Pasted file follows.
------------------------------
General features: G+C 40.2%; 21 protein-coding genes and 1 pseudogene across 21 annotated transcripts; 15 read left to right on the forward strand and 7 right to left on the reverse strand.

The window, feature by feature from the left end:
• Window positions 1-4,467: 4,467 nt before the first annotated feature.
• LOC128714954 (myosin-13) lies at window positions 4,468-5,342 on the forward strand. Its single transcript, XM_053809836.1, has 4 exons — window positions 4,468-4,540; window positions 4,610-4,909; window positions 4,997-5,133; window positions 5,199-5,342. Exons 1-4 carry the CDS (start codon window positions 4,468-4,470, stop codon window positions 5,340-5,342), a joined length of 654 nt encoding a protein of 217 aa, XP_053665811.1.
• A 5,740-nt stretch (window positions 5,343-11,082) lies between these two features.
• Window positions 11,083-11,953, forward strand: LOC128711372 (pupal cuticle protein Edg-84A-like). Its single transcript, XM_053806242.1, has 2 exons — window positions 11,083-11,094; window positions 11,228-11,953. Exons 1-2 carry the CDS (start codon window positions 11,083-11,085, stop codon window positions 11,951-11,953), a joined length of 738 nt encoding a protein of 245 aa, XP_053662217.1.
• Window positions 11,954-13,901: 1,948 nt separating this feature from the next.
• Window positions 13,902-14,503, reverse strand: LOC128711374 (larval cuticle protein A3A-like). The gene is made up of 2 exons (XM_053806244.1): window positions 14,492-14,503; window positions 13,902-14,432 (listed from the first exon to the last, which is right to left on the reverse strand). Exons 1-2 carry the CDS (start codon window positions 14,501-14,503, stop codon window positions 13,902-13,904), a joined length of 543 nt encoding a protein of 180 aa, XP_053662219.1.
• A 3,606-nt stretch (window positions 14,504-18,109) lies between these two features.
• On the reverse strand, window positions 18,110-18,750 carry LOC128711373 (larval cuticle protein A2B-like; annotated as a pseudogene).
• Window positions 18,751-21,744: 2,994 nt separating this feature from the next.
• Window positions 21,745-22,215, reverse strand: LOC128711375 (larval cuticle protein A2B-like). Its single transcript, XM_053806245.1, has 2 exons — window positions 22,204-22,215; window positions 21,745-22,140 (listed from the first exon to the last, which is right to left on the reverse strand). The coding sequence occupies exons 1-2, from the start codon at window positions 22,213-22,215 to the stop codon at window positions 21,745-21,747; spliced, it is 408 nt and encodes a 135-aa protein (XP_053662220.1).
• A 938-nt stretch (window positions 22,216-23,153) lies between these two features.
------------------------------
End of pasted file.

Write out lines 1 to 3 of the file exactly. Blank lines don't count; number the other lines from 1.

General features: G+C 40.2%; 21 protein-coding genes and 1 pseudogene across 21 annotated transcripts; 15 read left to right on the forward strand and 7 right to left on the reverse strand.

The window, feature by feature from the left end:
• Window positions 1-4,467: 4,467 nt before the first annotated feature.